Remember, it’s important to maintain a balanced diet and avoid excessive consumption of processed foods, sugary beverages, saturated fats, and alcohol. If you have fatty liver disease, it’s advisable to consult with a healthcare professional or a registered dietitian for personalized dietary recommendations.

Antioxidant Nutrients

Oxidative stress is a very important factor in the development of Alzheimer’s disease. Antioxidant supplements help reduce inflammation, free radicals, and beta-amyloid plaques.

Grape Seed Extract has demonstrated remarkable success in blocking the formation of brain plaques. One of the most potent antioxidants available, grape seed extract possesses 20 times more free radical–fighting power than vitamin E and 50 times more than vitamin C.

Ginkgo biloba is a powerful antioxidant that also improves brain circulation, reduces inflammation, and helps boost mood and mental clarity. Research has found that Alzheimer’s patients who took Ginkgo biloba experienced a significant improvement in their quality of life.

Consume 5-9 servings of antioxidant rich fruits and vegetables each day – 5 is fine; 9 is divine!

Don’t Let Fear Get in Your Way. Live a Life of No Regrets!

10th grade: As I sat there in English class, I stared at the girl next to me. She was my so called “best friend”. I stared at her long, silky hair, and wished she was mine. But she didn’t notice me like that, and I knew it. After class, she walked up to me and asked me for the notes she had missed the day before and handed them to her. She said “thanks” and gave me a kiss on the cheek. I wanted to tell her, I want her to know that I don’t want to be just friends, I love her but I’m just too shy, and I don’t know why.

11th grade: The phone rang. On the other end, it was her. She was in tears, mumbling on and on about how her love had broke her heart. She asked me to come over because she didn’t want to be alone, so I did. As I sat next to her on the sofa, I stared at her soft eyes, wishing she was mine. After 2 hours, one Drew Barrymore movie, and three bags of chips, she decided to go to sleep. She looked at me, said “thanks” and gave me a kiss on the cheek. I want to tell her, I want her to know that I don’t want to be just friends, I love her but I’m just too shy, and I don’t know why.

Senior year: The day before prom she walked to my locker. My date is sick” she said; he’s not going to go well, I didn’t have a date, and in 7th grade, we made a promise that if neither of us had dates, we would go together just as “best friends”. So we did. Prom night, after everything was over, I was standing at her front door step. I stared at her as she smiled at me and stared at me with her crystal eyes. I want her to be mine, but she doesn’t think of me like that, and I know it. Then she said “I had the best time, thanks!” and gave me a kiss on the cheek. I want to tell her, I want her to know that I don’t want to be just friends, I love her but I’m just too shy, and I don’t know why.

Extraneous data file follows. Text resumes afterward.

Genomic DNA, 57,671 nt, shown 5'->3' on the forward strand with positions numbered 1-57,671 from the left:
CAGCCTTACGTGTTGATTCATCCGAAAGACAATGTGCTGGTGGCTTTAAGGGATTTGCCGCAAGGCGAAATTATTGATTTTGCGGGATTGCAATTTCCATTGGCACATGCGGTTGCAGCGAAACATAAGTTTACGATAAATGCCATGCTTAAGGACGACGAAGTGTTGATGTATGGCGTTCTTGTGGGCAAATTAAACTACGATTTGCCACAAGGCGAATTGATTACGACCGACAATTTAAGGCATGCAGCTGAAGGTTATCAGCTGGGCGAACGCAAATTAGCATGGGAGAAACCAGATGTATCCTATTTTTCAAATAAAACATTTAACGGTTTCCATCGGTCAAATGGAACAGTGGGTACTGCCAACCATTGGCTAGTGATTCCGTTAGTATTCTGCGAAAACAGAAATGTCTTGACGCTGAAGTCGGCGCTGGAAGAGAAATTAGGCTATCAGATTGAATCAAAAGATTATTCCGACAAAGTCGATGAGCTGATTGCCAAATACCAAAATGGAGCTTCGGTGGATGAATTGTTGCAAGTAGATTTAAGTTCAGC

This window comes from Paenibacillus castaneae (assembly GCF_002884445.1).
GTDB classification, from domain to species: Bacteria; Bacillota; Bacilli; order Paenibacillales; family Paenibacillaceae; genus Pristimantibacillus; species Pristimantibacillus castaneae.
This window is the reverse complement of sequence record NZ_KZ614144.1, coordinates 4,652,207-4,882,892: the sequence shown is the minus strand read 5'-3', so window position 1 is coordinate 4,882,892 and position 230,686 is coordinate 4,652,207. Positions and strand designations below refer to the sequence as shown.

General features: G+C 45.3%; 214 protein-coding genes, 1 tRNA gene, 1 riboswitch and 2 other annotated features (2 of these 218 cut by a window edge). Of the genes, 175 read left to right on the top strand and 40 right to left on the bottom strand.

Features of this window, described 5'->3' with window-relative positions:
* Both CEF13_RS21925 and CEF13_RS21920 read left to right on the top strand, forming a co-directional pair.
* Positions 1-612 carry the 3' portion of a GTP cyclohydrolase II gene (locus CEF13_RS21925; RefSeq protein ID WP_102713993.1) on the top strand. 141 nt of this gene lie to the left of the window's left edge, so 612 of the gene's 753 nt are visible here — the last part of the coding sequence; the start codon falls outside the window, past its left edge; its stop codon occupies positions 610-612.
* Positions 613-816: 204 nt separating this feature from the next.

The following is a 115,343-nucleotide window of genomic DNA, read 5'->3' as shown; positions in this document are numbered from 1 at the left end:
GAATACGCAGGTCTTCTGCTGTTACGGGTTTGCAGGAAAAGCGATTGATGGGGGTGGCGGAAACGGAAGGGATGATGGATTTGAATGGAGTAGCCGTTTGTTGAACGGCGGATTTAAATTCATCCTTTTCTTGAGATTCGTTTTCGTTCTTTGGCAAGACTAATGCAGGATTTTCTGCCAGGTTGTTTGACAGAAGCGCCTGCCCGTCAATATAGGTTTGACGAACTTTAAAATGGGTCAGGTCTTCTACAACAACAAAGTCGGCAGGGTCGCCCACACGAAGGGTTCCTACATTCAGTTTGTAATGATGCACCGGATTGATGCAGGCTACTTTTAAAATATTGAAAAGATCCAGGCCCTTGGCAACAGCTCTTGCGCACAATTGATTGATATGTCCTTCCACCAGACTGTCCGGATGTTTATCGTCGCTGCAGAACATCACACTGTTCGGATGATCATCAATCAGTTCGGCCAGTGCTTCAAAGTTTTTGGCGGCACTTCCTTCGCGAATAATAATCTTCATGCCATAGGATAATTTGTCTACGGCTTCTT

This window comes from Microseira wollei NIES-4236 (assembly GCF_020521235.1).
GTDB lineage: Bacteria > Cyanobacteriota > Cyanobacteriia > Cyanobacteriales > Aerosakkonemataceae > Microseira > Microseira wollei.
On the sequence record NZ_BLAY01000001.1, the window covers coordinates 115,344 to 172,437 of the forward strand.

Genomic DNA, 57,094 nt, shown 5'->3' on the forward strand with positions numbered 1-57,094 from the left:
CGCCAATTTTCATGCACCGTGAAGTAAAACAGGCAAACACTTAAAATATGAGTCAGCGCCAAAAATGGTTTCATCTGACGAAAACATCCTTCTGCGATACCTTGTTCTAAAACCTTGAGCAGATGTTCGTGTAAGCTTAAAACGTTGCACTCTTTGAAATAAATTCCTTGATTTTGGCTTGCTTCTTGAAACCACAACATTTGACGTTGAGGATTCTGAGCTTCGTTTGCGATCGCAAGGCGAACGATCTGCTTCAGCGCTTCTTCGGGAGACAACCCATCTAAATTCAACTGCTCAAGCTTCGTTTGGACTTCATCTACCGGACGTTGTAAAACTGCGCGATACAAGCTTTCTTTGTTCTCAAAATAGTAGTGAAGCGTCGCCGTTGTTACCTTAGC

Graduation Day: A day passed, then a week, then a month. Before I could blink, it was graduation day. I watched as her perfect body floated like an angel up on stage to get her diploma. I wanted her to be mine, but she didn’t notice me like that, and I knew it. Before everyone went home, she came to me in her smock and hat, and cried as I hugged her. Then she lifted her head from my shoulder and said, “you’re my best friend, thanks” and gave me a kiss on the cheek. I want to tell her, I want her to know that I don’t want to be just friends, I love her but I’m just too shy, and I don’t know why.

A Few Years Later: Now I sit in the pews of the church. That girl is getting married now. I watched her say “I do” and drive off to her new life, married to another man. I wanted her to be mine, but she didn’t see me like that, and I knew it. But before she drove away, she came to me and said “you came!”. She said “thanks” and kissed me on the cheek. I want to tell her, I want her to know that I don’t want to be just friends, I love her but I’m just too shy, and I don’t know why.

Funeral: Years passed; I looked down at the coffin of a girl who used to be my “best friend”. At the service, they read a diary entry she had wrote in her high school years. This is what it read: I stare at him wishing he was mine, but he doesn’t notice me like that, and I know it. I want to tell him, I want him to know that I don’t want to be just friends, I love him but I’m just too shy, and I don’t know why. I wish he would tell me he loved me! `I wish I did too…` I thought to my self, and I cried.